Mesoscale Functional Imaging in awake mice (head-fixed and freely moving)
During the execution of a specific task, it is essential to have a global view of the cortical neural activity in both hemispheres of the brain. It is also very useful to be able to intervene with brain stimulation protocols (via optical stimulation), to study the correlation between the functional map and the animal’s behaviour, both in head-constraint and freely behaving, such as in social interactions.
The creation of animal models that allow the correlation of neural patterns with optical signals is fundamental also in relation to transgenic models connected to All-Optical Electrophysiology techniques. We use widefield calcium imaging to investigate how different cortical areas interact with each other while mice perform skilled goal-directed motor tasks. We then study how activity across different areas of the cortex emerges during the motor output and how functional connectivity among these areas is modulated by the motor output.
We have also developed mini microscopes, which allow us to image the neuronal signals of both hemispheres even in conditions of social interaction.
A direct correlation between functional connectivity and brain damage or behaviour allows the dissection of the neural circuits activated during a rehabilitation phase following brain damage or to correlate their functioning with specific behaviour. This assumes particular importance when two subjects interact with each other and the detection can be done simultaneously on both by looking for possible synchronization phenomena.
We are interested in how the brain processes and integrates information at the cortical level over multiple areas to produce behavioral responses and how these processes are altered in pathological conditions. To this end, we perform mesoscale functional imaging in awake mice expressing a fluorescent calcium indicator (GCaMP6f) in cortical excitatory neurons while animals are performing a behavioral task.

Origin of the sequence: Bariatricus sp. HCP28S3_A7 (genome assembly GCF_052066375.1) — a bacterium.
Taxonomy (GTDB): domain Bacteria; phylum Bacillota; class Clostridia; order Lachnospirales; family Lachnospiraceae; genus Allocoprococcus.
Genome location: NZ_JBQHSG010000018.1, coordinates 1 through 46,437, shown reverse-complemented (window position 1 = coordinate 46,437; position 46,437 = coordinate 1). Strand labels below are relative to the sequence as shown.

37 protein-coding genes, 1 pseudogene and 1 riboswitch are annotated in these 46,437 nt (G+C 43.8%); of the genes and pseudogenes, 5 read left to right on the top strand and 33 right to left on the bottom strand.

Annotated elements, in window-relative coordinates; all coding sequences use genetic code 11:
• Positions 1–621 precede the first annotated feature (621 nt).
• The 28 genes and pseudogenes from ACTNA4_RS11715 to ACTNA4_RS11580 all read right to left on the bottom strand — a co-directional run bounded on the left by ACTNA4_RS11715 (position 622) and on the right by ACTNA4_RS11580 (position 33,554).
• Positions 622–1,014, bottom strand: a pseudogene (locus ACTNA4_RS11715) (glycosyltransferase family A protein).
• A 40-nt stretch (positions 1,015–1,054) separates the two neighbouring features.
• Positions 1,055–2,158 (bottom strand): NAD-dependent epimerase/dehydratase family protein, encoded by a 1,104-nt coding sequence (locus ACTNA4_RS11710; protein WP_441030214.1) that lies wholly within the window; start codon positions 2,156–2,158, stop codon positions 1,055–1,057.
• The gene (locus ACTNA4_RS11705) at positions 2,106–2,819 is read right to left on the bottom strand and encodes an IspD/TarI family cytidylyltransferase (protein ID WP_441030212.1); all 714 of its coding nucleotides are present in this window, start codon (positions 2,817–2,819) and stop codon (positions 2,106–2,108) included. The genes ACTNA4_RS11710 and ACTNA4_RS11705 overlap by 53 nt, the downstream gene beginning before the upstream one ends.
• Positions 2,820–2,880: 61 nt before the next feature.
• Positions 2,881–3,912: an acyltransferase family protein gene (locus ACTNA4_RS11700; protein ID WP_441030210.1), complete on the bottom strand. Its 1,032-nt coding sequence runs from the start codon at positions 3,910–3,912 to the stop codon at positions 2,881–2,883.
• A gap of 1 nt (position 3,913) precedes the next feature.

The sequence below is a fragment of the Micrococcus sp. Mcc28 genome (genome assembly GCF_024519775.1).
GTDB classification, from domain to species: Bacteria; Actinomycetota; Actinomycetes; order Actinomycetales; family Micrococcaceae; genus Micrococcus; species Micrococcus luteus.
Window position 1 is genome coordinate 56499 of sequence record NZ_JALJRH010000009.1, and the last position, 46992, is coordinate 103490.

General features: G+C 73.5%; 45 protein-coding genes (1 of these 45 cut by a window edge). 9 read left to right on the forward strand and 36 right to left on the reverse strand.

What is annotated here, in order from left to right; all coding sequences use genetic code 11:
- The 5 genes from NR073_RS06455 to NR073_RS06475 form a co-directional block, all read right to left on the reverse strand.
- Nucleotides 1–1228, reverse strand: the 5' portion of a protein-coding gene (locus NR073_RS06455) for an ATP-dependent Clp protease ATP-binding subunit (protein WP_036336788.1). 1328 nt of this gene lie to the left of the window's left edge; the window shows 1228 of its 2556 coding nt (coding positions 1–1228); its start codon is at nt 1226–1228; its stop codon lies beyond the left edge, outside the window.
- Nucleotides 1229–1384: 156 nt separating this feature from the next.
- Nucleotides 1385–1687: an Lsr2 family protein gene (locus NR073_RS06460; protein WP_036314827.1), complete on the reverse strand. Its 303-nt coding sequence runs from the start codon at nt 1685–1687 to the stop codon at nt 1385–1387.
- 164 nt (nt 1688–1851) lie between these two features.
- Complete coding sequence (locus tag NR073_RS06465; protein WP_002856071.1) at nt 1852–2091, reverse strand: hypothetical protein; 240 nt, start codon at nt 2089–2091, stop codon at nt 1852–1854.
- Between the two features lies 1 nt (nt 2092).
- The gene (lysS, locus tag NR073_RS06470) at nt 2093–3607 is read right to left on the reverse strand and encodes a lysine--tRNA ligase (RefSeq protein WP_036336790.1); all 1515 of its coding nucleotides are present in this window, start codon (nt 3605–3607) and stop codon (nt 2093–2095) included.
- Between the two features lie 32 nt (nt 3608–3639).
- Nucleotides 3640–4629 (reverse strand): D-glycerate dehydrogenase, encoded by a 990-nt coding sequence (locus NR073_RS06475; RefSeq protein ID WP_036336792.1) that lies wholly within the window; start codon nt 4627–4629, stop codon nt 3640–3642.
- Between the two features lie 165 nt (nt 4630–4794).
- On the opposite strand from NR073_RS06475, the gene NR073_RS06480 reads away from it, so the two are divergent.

Cortical activity patterns during the generation of a motor output.
We use widefield calcium imaging to investigate how different cortical areas interact with each other while mice perform skilled goal-directed motor tasks. We then study how activity across different areas of the cortex emerges during the motor output and how functional connectivity among these areas is modulated by the motor output.
Cortical plasticity and reorganization in head-fixed mice after injury.
We use widefield calcium imaging to investigate cortical processing remaps in healthy mice and after a focal stroke. Daily recordings allow characterizing in the acute and in chronic phase how functional connectivity is altered after stroke and how different rehabilitative strategies act to promote cortical plasticity and functional remapping.
Developing of miniaturized device to capture cortical activity in awake freely moving mice.
We are developing small miniaturized wide-field imaging devices that allow us to break free from the head-fixed condition and allow us to study cortical activation and functional connectivity in more naturalistic behavioral settings.